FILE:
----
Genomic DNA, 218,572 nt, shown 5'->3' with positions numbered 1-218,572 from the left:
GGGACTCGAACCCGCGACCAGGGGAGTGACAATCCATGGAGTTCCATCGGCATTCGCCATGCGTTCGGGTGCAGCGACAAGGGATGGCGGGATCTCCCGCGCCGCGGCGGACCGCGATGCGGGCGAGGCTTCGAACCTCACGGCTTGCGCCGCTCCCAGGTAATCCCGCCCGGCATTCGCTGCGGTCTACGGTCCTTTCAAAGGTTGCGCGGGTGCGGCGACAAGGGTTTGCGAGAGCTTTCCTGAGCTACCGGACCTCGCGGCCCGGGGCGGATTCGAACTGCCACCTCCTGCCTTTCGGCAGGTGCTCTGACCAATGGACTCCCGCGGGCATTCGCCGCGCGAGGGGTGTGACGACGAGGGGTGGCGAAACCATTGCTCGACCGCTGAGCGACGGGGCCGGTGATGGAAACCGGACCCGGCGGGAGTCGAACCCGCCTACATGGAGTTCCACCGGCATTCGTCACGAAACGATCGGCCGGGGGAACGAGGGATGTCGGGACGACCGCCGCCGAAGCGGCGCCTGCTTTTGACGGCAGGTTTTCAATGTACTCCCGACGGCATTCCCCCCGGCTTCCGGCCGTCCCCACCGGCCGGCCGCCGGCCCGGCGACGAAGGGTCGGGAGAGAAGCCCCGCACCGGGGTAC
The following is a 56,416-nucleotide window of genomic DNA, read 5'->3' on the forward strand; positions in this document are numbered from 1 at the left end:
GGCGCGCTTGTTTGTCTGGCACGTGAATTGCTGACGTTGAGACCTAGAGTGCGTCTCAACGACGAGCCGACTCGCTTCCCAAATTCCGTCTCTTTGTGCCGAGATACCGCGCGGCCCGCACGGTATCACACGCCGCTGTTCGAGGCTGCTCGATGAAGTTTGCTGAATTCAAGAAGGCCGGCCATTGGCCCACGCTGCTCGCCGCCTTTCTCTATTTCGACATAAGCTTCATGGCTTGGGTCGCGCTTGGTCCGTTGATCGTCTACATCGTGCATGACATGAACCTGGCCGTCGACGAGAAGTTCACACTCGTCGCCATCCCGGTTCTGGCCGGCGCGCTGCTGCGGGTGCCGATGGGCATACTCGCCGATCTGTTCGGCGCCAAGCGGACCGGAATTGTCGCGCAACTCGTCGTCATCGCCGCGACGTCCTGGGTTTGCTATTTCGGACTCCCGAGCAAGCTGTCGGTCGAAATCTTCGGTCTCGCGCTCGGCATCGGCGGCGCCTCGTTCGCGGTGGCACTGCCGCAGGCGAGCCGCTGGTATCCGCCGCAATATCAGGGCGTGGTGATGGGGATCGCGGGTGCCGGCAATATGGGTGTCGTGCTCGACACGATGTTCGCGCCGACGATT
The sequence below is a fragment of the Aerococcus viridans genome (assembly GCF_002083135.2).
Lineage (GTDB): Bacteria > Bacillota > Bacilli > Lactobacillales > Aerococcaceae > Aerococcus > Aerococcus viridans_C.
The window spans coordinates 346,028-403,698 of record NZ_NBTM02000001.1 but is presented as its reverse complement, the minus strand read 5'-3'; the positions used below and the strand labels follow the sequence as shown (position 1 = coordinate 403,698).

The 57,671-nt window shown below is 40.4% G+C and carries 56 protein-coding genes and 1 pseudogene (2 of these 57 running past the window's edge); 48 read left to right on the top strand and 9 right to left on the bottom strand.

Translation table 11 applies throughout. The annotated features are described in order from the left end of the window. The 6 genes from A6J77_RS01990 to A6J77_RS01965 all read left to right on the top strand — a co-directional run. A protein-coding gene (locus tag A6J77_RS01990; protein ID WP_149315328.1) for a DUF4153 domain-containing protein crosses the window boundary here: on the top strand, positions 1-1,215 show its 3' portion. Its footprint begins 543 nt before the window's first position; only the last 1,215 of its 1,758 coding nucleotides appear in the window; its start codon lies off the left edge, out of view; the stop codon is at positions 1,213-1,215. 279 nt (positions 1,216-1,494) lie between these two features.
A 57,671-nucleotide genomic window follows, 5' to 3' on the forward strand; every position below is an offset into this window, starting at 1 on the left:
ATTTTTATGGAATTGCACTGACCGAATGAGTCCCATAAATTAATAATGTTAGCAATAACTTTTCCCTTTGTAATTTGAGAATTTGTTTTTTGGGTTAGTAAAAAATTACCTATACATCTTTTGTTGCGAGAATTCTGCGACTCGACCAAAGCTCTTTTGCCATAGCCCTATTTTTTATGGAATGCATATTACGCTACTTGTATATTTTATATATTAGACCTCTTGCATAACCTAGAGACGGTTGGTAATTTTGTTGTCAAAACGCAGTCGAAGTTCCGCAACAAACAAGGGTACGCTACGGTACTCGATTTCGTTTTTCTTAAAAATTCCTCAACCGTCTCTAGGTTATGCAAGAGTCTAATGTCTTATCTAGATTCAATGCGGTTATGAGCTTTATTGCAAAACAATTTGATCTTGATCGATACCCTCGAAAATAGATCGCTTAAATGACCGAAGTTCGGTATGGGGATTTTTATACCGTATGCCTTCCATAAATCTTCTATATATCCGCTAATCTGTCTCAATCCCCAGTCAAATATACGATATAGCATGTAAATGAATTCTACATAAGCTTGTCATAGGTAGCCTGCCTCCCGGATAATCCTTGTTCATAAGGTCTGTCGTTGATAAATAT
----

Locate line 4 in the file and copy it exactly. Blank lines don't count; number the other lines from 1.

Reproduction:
GGCGCGCTTGTTTGTCTGGCACGTGAATTGCTGACGTTGAGACCTAGAGTGCGTCTCAACGACGAGCCGACTCGCTTCCCAAATTCCGTCTCTTTGTGCCGAGATACCGCGCGGCCCGCACGGTATCACACGCCGCTGTTCGAGGCTGCTCGATGAAGTTTGCTGAATTCAAGAAGGCCGGCCATTGGCCCACGCTGCTCGCCGCCTTTCTCTATTTCGACATAAGCTTCATGGCTTGGGTCGCGCTTGGTCCGTTGATCGTCTACATCGTGCATGACATGAACCTGGCCGTCGACGAGAAGTTCACACTCGTCGCCATCCCGGTTCTGGCCGGCGCGCTGCTGCGGGTGCCGATGGGCATACTCGCCGATCTGTTCGGCGCCAAGCGGACCGGAATTGTCGCGCAACTCGTCGTCATCGCCGCGACGTCCTGGGTTTGCTATTTCGGACTCCCGAGCAAGCTGTCGGTCGAAATCTTCGGTCTCGCGCTCGGCATCGGCGGCGCCTCGTTCGCGGTGGCACTGCCGCAGGCGAGCCGCTGGTATCCGCCGCAATATCAGGGCGTGGTGATGGGGATCGCGGGTGCCGGCAATATGGGTGTCGTGCTCGACACGATGTTCGCGCCGACGATT